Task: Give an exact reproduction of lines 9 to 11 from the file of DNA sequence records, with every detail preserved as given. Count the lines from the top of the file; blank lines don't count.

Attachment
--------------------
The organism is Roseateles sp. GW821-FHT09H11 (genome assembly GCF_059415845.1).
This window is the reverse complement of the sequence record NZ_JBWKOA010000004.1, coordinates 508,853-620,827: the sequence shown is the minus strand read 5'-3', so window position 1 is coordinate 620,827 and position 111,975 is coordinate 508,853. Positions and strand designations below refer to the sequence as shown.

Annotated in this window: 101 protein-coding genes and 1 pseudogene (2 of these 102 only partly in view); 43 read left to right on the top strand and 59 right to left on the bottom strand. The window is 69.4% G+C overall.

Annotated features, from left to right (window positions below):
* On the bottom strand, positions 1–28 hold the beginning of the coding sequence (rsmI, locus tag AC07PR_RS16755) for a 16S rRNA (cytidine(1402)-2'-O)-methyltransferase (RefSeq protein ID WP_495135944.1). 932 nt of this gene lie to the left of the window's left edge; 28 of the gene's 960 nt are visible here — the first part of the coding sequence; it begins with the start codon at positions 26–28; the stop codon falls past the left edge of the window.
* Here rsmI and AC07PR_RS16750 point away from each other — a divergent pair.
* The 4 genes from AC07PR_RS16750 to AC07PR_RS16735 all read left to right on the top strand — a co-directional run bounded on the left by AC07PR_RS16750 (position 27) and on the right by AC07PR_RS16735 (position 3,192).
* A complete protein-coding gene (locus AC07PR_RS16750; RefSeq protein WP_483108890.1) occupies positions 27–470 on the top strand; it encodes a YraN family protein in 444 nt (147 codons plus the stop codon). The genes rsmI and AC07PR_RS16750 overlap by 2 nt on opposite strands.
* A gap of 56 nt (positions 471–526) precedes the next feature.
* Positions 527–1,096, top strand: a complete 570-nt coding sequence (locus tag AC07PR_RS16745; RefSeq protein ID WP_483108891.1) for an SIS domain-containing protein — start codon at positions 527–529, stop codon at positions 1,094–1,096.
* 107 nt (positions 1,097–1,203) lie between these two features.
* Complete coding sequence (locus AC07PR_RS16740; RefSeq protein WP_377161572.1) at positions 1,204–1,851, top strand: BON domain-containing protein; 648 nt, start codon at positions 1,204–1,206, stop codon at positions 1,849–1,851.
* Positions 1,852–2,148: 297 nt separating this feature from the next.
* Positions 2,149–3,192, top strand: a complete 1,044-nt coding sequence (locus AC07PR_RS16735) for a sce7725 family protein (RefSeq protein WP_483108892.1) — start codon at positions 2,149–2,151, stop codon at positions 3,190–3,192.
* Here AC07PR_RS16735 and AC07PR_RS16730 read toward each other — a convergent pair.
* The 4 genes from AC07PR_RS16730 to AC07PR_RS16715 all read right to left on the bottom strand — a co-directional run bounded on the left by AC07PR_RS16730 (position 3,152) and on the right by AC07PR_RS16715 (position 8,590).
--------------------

* A gap of 56 nt (positions 471–526) precedes the next feature.
* Positions 527–1,096, top strand: a complete 570-nt coding sequence (locus tag AC07PR_RS16745; RefSeq protein ID WP_483108891.1) for an SIS domain-containing protein — start codon at positions 527–529, stop codon at positions 1,094–1,096.
* 107 nt (positions 1,097–1,203) lie between these two features.